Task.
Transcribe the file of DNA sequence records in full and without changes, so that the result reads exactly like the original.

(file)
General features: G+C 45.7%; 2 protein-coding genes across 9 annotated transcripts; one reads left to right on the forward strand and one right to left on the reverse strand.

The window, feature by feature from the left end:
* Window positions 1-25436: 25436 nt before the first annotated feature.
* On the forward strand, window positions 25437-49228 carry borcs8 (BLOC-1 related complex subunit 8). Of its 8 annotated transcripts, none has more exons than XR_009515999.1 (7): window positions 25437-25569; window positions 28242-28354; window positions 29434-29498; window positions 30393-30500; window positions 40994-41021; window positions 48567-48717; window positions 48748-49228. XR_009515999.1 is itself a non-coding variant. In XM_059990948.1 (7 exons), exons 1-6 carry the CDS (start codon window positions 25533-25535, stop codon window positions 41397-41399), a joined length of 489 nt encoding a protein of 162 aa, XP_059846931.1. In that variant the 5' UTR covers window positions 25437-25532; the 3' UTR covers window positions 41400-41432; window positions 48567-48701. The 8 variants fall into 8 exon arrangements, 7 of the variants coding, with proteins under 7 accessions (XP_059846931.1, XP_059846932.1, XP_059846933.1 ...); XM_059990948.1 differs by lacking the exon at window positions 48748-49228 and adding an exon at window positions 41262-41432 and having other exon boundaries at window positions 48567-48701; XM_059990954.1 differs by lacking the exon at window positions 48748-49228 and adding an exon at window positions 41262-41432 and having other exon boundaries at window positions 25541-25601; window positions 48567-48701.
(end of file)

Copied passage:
General features: G+C 45.7%; 2 protein-coding genes across 9 annotated transcripts; one reads left to right on the forward strand and one right to left on the reverse strand.

The window, feature by feature from the left end:
* Window positions 1-25436: 25436 nt before the first annotated feature.
* On the forward strand, window positions 25437-49228 carry borcs8 (BLOC-1 related complex subunit 8). Of its 8 annotated transcripts, none has more exons than XR_009515999.1 (7): window positions 25437-25569; window positions 28242-28354; window positions 29434-29498; window positions 30393-30500; window positions 40994-41021; window positions 48567-48717; window positions 48748-49228. XR_009515999.1 is itself a non-coding variant. In XM_059990948.1 (7 exons), exons 1-6 carry the CDS (start codon window positions 25533-25535, stop codon window positions 41397-41399), a joined length of 489 nt encoding a protein of 162 aa, XP_059846931.1. In that variant the 5' UTR covers window positions 25437-25532; the 3' UTR covers window positions 41400-41432; window positions 48567-48701. The 8 variants fall into 8 exon arrangements, 7 of the variants coding, with proteins under 7 accessions (XP_059846931.1, XP_059846932.1, XP_059846933.1 ...); XM_059990948.1 differs by lacking the exon at window positions 48748-49228 and adding an exon at window positions 41262-41432 and having other exon boundaries at window positions 48567-48701; XM_059990954.1 differs by lacking the exon at window positions 48748-49228 and adding an exon at window positions 41262-41432 and having other exon boundaries at window positions 25541-25601; window positions 48567-48701.